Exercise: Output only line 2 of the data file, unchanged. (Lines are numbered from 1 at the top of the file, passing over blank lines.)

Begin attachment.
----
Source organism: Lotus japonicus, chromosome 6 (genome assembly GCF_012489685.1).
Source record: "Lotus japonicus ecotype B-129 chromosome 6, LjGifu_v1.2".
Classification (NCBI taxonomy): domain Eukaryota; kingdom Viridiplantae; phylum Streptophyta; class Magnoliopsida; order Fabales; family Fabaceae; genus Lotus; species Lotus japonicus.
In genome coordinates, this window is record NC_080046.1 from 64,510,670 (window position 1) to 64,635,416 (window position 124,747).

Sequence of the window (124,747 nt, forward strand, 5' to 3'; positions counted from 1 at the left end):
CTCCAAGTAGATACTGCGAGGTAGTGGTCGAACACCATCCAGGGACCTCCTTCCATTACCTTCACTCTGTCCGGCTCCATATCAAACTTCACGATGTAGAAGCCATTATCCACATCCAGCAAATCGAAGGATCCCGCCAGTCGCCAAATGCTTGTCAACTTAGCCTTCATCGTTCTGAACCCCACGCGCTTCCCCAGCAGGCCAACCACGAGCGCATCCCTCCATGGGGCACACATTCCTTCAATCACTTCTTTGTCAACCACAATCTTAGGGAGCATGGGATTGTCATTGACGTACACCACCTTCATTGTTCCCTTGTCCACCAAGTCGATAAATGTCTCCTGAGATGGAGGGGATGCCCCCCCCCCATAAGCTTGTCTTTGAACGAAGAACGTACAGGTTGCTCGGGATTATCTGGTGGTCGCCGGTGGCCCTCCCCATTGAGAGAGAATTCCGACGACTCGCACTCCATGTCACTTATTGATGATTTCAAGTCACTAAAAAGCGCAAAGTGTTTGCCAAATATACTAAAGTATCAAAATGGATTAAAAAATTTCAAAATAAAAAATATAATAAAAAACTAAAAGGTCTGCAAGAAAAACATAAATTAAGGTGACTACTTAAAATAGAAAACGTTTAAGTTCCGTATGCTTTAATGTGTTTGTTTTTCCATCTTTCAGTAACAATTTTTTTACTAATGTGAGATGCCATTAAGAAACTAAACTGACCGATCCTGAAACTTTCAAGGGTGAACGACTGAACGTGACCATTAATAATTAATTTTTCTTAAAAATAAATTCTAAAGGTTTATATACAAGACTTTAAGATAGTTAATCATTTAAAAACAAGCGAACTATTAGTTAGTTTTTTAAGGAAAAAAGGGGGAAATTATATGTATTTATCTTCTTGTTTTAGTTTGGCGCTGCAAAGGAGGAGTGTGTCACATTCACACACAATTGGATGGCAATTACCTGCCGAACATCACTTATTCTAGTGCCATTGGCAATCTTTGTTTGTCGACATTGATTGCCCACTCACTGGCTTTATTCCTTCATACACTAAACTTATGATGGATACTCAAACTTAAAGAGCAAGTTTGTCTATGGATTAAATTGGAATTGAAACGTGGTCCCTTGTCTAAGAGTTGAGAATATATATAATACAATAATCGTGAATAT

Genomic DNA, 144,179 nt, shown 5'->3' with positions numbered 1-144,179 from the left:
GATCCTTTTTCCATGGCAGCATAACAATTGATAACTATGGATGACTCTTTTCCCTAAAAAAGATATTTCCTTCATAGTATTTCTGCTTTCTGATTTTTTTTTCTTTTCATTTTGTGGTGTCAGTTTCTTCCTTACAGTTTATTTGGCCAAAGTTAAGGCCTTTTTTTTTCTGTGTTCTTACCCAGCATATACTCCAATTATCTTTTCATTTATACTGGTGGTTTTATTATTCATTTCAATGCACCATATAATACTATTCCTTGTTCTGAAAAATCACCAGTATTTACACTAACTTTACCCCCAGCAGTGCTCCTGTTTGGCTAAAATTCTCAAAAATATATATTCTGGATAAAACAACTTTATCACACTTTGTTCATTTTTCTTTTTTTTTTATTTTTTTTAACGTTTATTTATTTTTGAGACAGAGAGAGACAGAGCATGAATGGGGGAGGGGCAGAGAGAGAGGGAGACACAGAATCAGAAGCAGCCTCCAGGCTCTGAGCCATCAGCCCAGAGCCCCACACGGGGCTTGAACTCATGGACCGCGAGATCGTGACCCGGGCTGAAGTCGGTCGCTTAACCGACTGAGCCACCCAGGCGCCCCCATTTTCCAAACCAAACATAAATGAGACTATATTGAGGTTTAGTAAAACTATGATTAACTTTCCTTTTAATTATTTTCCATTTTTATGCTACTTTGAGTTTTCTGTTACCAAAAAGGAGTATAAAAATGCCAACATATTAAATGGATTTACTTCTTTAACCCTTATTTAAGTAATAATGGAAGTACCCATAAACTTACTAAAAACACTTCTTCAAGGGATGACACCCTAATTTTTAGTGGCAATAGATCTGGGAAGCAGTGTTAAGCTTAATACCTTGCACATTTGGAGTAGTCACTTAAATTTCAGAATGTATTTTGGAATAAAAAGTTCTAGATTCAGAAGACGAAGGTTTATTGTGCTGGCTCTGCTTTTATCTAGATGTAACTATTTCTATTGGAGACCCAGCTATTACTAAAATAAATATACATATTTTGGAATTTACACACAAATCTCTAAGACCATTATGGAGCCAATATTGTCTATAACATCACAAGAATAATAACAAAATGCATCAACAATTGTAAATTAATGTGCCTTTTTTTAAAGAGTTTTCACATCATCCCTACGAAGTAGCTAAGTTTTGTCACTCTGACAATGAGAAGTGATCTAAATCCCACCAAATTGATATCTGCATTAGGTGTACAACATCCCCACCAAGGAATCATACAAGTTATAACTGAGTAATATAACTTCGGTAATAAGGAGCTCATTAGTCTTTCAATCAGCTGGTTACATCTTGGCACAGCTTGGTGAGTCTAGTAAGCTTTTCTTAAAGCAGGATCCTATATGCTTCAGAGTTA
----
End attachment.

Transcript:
Source record: "Lotus japonicus ecotype B-129 chromosome 6, LjGifu_v1.2".